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Chapter 4 Ethics in International Business 4 - 3 McGraw-Hill/Irwin Global Business Today, 4/e © 2006 The McGraw-Hill Companies, Inc., All Rights Reserved.

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Presentation on theme: "Chapter 4 Ethics in International Business 4 - 3 McGraw-Hill/Irwin Global Business Today, 4/e © 2006 The McGraw-Hill Companies, Inc., All Rights Reserved."— Presentation transcript:

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2 Chapter 4 Ethics in International Business

3 4 - 3 McGraw-Hill/Irwin Global Business Today, 4/e © 2006 The McGraw-Hill Companies, Inc., All Rights Reserved. Ethics in International Business Objectives -Source of ethical challenges in IB -Effect of ethical challenges on decisions in IB -Causes of poor ethical decisions in IB -Different conceptual underpinnings for ethical decisions in IB -What managers can do to Promote an awareness of ethical issues throughout the organization Ensure that ethical considerations enter into decision making

4 4 - 4 McGraw-Hill/Irwin Global Business Today, 4/e © 2006 The McGraw-Hill Companies, Inc., All Rights Reserved. Ethical Issues in International Business Arise when a manager makes decisions consistent with differing national environments -Political systems -Legal systems -Economic development levels -Culture What is ethical and “normal” in one environment may not be so in another

5 4 - 5 McGraw-Hill/Irwin Global Business Today, 4/e © 2006 The McGraw-Hill Companies, Inc., All Rights Reserved. Ethical Issues in International Business Arise most often in the context of: -Employment practices -Human rights -Environmental policy -Corruption -An MNC’s perceived moral obligations to society

6 4 - 6 McGraw-Hill/Irwin Global Business Today, 4/e © 2006 The McGraw-Hill Companies, Inc., All Rights Reserved. Employment Practices What standards should be applied? -Home nation’s -Host nation’s -Other Should the MNC adapt its policies? Standardize? Hiring practices, labor relations, diversity issues, employment conditions are some specific issues that require careful thought

7 4 - 7 McGraw-Hill/Irwin Global Business Today, 4/e © 2006 The McGraw-Hill Companies, Inc., All Rights Reserved. Human Rights A manager can assume as universal her/his views on freedom of: -Association -Speech -Assembly -Movement -Political repression What is the responsibility of an MNC to uphold different standards of human rights?

8 4 - 8 McGraw-Hill/Irwin Global Business Today, 4/e © 2006 The McGraw-Hill Companies, Inc., All Rights Reserved. Repressive Regimes Is it ethical for MNCs to operate in countries with repressive regimes? -Is inward investment an agent for change? -What is the limit beyond which inward investment would not be justified under all circumstances? -What if competitors from other nations invest and you don’t?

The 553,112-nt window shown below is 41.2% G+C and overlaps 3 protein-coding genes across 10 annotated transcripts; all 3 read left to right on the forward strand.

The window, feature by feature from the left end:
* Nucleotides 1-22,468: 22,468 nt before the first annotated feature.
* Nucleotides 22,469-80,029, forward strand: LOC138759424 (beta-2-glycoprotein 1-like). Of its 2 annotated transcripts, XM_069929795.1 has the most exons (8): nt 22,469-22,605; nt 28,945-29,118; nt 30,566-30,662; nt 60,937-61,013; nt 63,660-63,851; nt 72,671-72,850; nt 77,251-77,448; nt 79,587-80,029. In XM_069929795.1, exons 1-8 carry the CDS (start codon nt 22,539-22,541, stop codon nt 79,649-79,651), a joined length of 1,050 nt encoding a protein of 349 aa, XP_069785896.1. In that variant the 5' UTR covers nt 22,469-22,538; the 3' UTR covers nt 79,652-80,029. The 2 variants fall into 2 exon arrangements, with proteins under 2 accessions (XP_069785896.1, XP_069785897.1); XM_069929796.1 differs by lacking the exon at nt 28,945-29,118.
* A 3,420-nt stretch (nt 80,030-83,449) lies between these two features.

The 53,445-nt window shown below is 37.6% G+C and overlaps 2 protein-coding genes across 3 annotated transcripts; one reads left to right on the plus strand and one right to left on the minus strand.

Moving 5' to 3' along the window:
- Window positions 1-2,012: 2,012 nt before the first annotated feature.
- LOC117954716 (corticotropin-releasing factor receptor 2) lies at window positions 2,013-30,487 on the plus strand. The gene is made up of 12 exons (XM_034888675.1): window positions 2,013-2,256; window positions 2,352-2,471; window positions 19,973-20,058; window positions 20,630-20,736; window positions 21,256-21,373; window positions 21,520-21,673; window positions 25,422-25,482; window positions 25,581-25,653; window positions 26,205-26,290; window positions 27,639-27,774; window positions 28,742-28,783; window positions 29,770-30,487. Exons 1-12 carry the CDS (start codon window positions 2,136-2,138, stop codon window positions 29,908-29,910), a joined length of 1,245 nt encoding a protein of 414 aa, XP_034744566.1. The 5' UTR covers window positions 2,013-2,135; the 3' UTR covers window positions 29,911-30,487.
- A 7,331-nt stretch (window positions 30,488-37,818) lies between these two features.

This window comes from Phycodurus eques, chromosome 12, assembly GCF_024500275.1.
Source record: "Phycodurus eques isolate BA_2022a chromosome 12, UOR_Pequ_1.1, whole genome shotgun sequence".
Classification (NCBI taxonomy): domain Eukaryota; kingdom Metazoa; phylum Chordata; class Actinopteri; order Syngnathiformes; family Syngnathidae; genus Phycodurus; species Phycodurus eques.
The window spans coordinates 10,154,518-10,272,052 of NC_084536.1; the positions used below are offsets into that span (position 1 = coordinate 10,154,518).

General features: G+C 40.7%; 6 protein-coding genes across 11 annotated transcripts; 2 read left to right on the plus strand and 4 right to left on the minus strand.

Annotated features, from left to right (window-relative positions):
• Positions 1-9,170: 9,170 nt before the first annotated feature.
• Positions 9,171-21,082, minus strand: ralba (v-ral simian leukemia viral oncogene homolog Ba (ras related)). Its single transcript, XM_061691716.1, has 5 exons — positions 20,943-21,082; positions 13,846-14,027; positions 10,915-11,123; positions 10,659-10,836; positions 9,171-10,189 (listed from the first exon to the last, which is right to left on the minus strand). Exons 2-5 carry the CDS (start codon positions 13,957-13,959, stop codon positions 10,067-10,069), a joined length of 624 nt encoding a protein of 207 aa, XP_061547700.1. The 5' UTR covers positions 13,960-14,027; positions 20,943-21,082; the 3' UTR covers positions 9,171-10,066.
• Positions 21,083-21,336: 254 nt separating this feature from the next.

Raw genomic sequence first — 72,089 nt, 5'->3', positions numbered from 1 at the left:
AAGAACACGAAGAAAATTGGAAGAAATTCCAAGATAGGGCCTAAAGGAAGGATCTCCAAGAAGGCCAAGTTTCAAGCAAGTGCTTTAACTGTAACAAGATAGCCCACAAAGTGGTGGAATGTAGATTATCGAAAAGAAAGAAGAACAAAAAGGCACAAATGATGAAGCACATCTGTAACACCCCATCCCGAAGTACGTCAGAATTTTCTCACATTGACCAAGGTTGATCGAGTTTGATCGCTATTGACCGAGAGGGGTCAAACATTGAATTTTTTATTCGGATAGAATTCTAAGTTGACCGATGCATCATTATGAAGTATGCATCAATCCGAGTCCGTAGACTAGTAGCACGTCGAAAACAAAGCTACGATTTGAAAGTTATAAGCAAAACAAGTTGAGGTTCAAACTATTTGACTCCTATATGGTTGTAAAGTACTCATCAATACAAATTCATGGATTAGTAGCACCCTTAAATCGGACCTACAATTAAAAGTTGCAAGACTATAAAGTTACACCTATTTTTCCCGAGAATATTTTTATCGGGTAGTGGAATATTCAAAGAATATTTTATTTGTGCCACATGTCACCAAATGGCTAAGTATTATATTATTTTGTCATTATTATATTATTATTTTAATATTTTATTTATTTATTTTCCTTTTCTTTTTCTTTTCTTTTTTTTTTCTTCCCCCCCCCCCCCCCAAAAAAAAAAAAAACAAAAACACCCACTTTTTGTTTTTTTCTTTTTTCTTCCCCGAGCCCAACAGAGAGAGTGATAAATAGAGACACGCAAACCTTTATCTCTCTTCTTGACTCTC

9 4 - 9 McGraw-Hill/Irwin Global Business Today, 4/e © 2006 The McGraw-Hill Companies, Inc., All Rights Reserved. Environmental Policies Locally mandated environmental standards may be inferior to those an MNC knows it can achieve Tragedy of the commons: a resource held in common by all, but owned by no one, is overused by some, resulting in degradation. If a decision is legal but unethical, should it be taken?

10 McGraw-Hill/Irwin Global Business Today, 4/e © 2006 The McGraw-Hill Companies, Inc., All Rights Reserved. Corruption Government officials may ask for bribes for an MNC to “get things done” -Is an MNC’s manager who agrees a corrupt manager? -Should an MNC ever accede to bribery demands? Foreign corrupt practices act (USA) Convention on Combating Bribery of Foreign Officials in International Business Transactions (OECD)

11 McGraw-Hill/Irwin Global Business Today, 4/e © 2006 The McGraw-Hill Companies, Inc., All Rights Reserved. MNC Power and Moral Decisions MNCs have power over a host country -They can move production away -Along with power arise obligations (?) Power is morally neutral -How it is used is what matters -Perceptions of how it should be used and of its impact vary Company view Host country view

12 McGraw-Hill/Irwin Global Business Today, 4/e © 2006 The McGraw-Hill Companies, Inc., All Rights Reserved. MNC and Social Responsibility Social responsibility: business decisions should be made after consideration of social consequences of economic actions -Noblesse oblige: honorable and benevolent behavior is the responsibility of those in power -Benevolent behavior responsibility of only successful business?

13 McGraw-Hill/Irwin Global Business Today, 4/e © 2006 The McGraw-Hill Companies, Inc., All Rights Reserved. Determinants of Ethical Behavior Organization culture Personal ethics Decision making processes Leadership Unrealistic / realistic performance goals